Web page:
The show, whose curator, Daniel Soliman, is half-Egyptian, appended a statement to the exhibit’s description online in response to the “commotion” on social media. It said it was seeking to explain “why ancient Egypt is important to these artists and musicians and from which cultural and intellectual movements the music emerged.”
Representatives for the museum declined to comment beyond the statement. But those defending the show have pointed out that most of the critics have not visited it.
For Egyptians, just how touchy this subject is became clear during the controversy over Netflix’s “Queen Cleopatra” series, when an Egyptian lawyer called for banning the streaming service in Egypt and the government dismissed the show as a “falsification of Egyptian history.”
Part of their anger may also stem from colorism: Some Egyptians tend to identify light skin with the elite, perhaps the result of age-old beauty standards that prize light skin and of centuries of rule by lighter-skinned conquerors from Europe and Turkey.
Egyptians’ fury centers in part on one Afrocentrist idea, by no means embraced by all who subscribe to Afrocentrism, that the Arabs who invaded Egypt in the seventh century displaced the true African Egyptians.
“This is an attack on the Egyptian identity,” said Dr. Rihan, the Egyptian archaeologist. “It’s not about skin color,” he added. “When you say things like that,” he said, “you’re taking the Egyptians out of their own history, against all evidence.”
Dr. Soliman began working on excavations in Egypt as a student before joining the museum. He is one of the leaders of the museum-affiliated team that normally spends weeks each year in the village of Sakkara, just south of Cairo, excavating tombs of the ancient Egyptian city of Memphis.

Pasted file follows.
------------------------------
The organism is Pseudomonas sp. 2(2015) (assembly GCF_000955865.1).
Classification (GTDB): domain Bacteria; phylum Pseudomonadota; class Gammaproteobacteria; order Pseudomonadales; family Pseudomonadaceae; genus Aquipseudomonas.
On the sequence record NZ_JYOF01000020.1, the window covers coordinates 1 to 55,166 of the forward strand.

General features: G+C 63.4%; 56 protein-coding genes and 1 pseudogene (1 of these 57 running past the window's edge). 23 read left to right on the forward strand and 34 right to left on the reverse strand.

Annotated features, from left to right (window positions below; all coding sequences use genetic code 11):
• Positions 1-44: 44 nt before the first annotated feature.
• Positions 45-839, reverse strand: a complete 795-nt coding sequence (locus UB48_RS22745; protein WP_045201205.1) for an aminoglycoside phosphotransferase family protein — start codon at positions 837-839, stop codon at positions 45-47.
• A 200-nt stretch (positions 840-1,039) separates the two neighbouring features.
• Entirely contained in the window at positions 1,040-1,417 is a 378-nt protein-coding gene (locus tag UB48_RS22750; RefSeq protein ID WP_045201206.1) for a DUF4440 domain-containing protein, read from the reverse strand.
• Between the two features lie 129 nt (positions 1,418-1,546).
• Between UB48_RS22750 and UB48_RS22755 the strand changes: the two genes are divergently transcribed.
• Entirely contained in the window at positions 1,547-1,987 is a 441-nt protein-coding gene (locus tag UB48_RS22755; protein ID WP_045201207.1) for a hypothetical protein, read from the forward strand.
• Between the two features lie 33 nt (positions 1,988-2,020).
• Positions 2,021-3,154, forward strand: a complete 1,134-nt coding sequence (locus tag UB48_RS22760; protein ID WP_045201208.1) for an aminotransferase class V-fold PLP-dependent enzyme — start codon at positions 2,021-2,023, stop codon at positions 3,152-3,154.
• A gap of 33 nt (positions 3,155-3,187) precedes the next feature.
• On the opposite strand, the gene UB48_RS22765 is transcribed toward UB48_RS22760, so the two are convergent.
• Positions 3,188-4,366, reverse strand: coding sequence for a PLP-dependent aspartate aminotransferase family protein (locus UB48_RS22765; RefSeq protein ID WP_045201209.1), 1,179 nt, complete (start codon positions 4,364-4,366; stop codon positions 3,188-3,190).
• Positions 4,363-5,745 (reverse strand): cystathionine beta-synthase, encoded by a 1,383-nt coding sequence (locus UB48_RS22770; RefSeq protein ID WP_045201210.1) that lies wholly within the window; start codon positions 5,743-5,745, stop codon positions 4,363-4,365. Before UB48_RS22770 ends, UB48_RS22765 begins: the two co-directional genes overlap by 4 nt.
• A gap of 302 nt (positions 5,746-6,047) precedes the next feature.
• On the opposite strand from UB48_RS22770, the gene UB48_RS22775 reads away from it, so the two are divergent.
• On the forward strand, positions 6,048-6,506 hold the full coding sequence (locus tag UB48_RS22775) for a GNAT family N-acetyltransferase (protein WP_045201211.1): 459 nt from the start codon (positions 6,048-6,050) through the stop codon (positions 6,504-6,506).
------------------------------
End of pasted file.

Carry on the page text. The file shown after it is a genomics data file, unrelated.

Unlike European- or American-led archaeological digs of the past — witness the photographs of Howard Carter’s famous discovery of King Tut’s tomb — the Leiden archaeological team is careful to highlight the contributions of Egyptian workers, featuring them prominently in photographs and online diaries about each season’s excavations. Those efforts are in keeping with a growing trend in Egyptology toward giving Egyptians, once overlooked in the study of their own country’s history, more prominence in the field.
But that mattered little after word of Dr. Soliman’s exhibit spread.
The Dutch museum appeared slightly stunned by the tone of the social media criticism, noting that, while it welcomed “respectful dialogue,” racist or offensive comments would be removed.
Scholars tend to study ancient Egypt as a part of the Mediterranean world, with cultural and political links to Greece and Rome, as well as with Nubia, which roughly coincides with modern-day Sudan.
Though there is no scientific consensus on ancient Egyptians’ appearance or ethnic ancestry, many classicists say it is inappropriate to talk about race in that era at all, given that the ancients did not classify people as we do now.
Modern-day Egyptians, like the dialect they speak, descend from a family tree of many branches. Greeks, Romans, Arabs, Turks and Albanians all conquered Egypt centuries ago. Circassians arrived as slaves, Levantine Arabs and Western Europeans as businesspeople. Nubians still live in southern Egypt.
But it is Islam and the Arabic language that predominate now, uniting Egypt with the mostly Arab and Muslim Middle East and North Africa rather than with the rest of the continent it sits on.
“Egypt is in a category of its own,” said David Abulafia, a Cambridge University historian who studies the ancient world. “With the lumping of everyone together, nuance has often been lost in the way African history is presented, as a bloc.”
But for Typhoon, the Dutch rapper, Egyptian exceptionalism feeds on discredited European theories that were “used to determine which ancient cultures were deemed important and thus couldn’t belong to Africa,” he says in the audio tour.
Such theories, he says, “separated ancient Egypt from its African context.”
Nina Siegal contributed reporting from Amsterdam.